Accountancy is the practice of managing and maintaining business finances. Although accountancy practices are widely used for individual financial management, the strict definition of it refers to businesses and other organizations, such as governments and charities.
In its most simple sense, accountancy covers the various financial incomes and expenditure of a business, which will usually be sales, payroll, and any payments made to third parties for the supply of goods or services. Expanding on this, accountancy often refers to the total management of profit and loss within a business, although an accountant might not be involved with these areas, depending on the needs and size of a company or organization.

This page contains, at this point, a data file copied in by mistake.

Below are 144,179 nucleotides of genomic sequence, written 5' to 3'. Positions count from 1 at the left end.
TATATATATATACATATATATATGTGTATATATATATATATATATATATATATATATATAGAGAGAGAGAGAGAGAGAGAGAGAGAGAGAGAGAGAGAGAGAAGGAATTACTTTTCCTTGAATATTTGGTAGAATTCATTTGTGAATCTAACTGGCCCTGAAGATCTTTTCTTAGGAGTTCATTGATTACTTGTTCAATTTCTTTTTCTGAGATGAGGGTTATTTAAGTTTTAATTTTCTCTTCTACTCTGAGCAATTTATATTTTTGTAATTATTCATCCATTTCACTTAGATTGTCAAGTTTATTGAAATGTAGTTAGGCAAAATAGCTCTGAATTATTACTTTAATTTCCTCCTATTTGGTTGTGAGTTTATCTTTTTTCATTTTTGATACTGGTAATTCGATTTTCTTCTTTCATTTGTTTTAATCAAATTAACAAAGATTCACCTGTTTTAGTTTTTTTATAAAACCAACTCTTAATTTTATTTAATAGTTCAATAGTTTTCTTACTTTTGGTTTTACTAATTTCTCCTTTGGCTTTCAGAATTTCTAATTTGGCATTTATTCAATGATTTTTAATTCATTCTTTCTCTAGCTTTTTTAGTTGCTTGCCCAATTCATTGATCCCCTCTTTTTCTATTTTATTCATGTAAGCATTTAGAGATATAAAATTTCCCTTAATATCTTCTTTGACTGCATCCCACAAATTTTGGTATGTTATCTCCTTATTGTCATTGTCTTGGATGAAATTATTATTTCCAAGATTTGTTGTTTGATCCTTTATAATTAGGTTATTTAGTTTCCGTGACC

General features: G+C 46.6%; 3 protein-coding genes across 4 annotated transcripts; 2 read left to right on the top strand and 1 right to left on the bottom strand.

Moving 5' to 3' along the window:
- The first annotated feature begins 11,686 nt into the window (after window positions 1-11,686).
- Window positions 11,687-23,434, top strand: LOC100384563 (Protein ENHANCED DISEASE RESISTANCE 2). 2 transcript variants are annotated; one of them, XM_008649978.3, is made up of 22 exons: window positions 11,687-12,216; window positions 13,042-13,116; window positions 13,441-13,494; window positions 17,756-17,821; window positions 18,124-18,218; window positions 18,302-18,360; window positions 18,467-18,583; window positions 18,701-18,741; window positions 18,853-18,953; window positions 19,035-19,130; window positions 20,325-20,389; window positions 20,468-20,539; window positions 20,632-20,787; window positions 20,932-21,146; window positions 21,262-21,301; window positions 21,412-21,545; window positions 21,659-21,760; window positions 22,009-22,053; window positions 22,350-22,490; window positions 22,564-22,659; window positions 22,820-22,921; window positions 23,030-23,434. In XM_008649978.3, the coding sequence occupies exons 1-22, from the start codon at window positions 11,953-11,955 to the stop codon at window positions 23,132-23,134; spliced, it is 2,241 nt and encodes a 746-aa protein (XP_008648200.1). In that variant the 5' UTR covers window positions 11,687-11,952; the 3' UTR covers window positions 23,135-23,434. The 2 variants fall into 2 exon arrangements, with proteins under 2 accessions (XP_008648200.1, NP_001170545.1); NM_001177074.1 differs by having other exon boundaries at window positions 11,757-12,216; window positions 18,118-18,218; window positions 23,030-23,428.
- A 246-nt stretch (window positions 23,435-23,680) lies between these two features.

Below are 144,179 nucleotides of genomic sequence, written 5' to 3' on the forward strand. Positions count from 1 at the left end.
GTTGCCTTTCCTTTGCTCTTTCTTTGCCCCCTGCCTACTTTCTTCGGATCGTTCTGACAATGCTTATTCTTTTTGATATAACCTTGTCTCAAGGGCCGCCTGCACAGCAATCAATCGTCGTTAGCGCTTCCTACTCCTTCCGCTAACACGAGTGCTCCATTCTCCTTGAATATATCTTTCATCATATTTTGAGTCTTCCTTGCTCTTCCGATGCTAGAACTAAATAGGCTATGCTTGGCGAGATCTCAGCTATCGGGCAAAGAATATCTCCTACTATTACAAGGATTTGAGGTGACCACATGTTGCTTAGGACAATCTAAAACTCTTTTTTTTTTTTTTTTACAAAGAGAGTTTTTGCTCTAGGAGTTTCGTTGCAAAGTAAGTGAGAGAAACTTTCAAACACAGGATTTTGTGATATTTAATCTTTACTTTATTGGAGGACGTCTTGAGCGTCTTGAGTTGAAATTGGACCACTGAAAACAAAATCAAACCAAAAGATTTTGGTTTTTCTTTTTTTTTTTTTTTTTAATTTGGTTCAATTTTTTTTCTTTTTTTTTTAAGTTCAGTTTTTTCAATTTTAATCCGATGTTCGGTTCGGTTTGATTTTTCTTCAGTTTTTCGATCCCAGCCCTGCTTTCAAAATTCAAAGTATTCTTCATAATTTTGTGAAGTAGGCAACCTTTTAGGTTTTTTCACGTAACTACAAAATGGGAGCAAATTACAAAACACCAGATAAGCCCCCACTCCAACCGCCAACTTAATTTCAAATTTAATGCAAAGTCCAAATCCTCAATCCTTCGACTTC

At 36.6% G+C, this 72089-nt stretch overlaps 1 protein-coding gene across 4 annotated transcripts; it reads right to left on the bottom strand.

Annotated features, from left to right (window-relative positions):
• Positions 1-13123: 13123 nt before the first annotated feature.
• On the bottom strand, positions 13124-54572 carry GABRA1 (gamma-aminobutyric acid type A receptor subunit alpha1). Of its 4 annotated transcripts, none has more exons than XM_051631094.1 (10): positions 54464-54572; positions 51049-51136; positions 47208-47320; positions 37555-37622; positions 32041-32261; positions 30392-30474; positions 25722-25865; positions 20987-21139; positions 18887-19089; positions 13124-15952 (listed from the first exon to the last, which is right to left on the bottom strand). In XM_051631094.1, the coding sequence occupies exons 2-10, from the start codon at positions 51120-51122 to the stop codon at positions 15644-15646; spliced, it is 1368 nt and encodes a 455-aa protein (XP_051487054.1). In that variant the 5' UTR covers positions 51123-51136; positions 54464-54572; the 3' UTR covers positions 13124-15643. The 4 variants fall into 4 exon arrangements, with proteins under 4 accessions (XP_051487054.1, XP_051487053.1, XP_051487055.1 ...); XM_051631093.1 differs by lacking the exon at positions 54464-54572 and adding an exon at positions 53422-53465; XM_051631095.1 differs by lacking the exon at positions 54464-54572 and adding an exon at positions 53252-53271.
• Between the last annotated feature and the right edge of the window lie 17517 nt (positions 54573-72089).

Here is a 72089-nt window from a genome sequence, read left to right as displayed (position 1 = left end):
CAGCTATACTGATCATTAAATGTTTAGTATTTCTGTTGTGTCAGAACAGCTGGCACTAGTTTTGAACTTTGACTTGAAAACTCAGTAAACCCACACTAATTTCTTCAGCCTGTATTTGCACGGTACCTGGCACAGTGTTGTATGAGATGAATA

An accountant can be used to perform many roles for a business. Typically, accountants are mainly used for tasks such as calculating how much tax is to be paid or for completing payroll functions, although they may also be used for advice, as well as for preparing profit and loss accounts in full and even advising on specific areas of a business.
Accountants may work within a business, or simply with a business while being employed by an accountancy firm. Where a business has no requirement for full-time services, then they can easily find accountants when they need to complete tax returns or have a need for an ad hoc service.
Accounting practices can be traced back thousands of years, with evidence of simple counting and organization being found in Africa dating to almost 80,000 years ago. The industry as we know it today has its roots in the 15th century, with Italian mathematician Luca Pacioli generally regarded as accountancy’s founding father.